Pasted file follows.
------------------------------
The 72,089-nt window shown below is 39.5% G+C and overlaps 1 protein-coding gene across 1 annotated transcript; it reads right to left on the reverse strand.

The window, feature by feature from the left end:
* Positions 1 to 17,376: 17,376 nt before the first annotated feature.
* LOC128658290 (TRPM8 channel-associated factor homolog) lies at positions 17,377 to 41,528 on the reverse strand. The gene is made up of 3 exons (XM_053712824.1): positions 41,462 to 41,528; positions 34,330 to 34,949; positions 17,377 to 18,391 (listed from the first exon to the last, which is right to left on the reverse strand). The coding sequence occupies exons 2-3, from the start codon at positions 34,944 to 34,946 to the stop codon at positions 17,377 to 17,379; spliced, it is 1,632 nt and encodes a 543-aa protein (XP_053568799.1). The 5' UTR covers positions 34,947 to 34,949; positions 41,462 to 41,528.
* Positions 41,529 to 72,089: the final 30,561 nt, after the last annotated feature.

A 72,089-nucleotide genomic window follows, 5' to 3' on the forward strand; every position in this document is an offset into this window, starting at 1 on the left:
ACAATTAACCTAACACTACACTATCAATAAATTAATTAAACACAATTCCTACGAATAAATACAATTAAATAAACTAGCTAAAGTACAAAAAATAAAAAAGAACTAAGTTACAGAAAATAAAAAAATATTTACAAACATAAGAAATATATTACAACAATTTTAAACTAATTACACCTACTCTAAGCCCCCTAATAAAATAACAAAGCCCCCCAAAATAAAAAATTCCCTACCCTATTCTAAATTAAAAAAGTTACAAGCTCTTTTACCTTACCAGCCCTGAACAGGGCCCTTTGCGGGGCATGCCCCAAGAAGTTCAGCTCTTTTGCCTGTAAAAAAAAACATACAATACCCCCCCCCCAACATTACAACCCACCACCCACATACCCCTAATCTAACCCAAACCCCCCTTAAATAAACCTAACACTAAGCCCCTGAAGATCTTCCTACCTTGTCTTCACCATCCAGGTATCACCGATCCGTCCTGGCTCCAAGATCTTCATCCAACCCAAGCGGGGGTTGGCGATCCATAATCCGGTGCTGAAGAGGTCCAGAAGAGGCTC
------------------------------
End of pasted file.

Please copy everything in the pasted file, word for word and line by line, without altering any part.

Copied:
The 72,089-nt window shown below is 39.5% G+C and overlaps 1 protein-coding gene across 1 annotated transcript; it reads right to left on the reverse strand.

The window, feature by feature from the left end:
* Positions 1 to 17,376: 17,376 nt before the first annotated feature.
* LOC128658290 (TRPM8 channel-associated factor homolog) lies at positions 17,377 to 41,528 on the reverse strand. The gene is made up of 3 exons (XM_053712824.1): positions 41,462 to 41,528; positions 34,330 to 34,949; positions 17,377 to 18,391 (listed from the first exon to the last, which is right to left on the reverse strand). The coding sequence occupies exons 2-3, from the start codon at positions 34,944 to 34,946 to the stop codon at positions 17,377 to 17,379; spliced, it is 1,632 nt and encodes a 543-aa protein (XP_053568799.1). The 5' UTR covers positions 34,947 to 34,949; positions 41,462 to 41,528.
* Positions 41,529 to 72,089: the final 30,561 nt, after the last annotated feature.

A 72,089-nucleotide genomic window follows, 5' to 3' on the forward strand; every position in this document is an offset into this window, starting at 1 on the left:
ACAATTAACCTAACACTACACTATCAATAAATTAATTAAACACAATTCCTACGAATAAATACAATTAAATAAACTAGCTAAAGTACAAAAAATAAAAAAGAACTAAGTTACAGAAAATAAAAAAATATTTACAAACATAAGAAATATATTACAACAATTTTAAACTAATTACACCTACTCTAAGCCCCCTAATAAAATAACAAAGCCCCCCAAAATAAAAAATTCCCTACCCTATTCTAAATTAAAAAAGTTACAAGCTCTTTTACCTTACCAGCCCTGAACAGGGCCCTTTGCGGGGCATGCCCCAAGAAGTTCAGCTCTTTTGCCTGTAAAAAAAAACATACAATACCCCCCCCCCAACATTACAACCCACCACCCACATACCCCTAATCTAACCCAAACCCCCCTTAAATAAACCTAACACTAAGCCCCTGAAGATCTTCCTACCTTGTCTTCACCATCCAGGTATCACCGATCCGTCCTGGCTCCAAGATCTTCATCCAACCCAAGCGGGGGTTGGCGATCCATAATCCGGTGCTGAAGAGGTCCAGAAGAGGCTC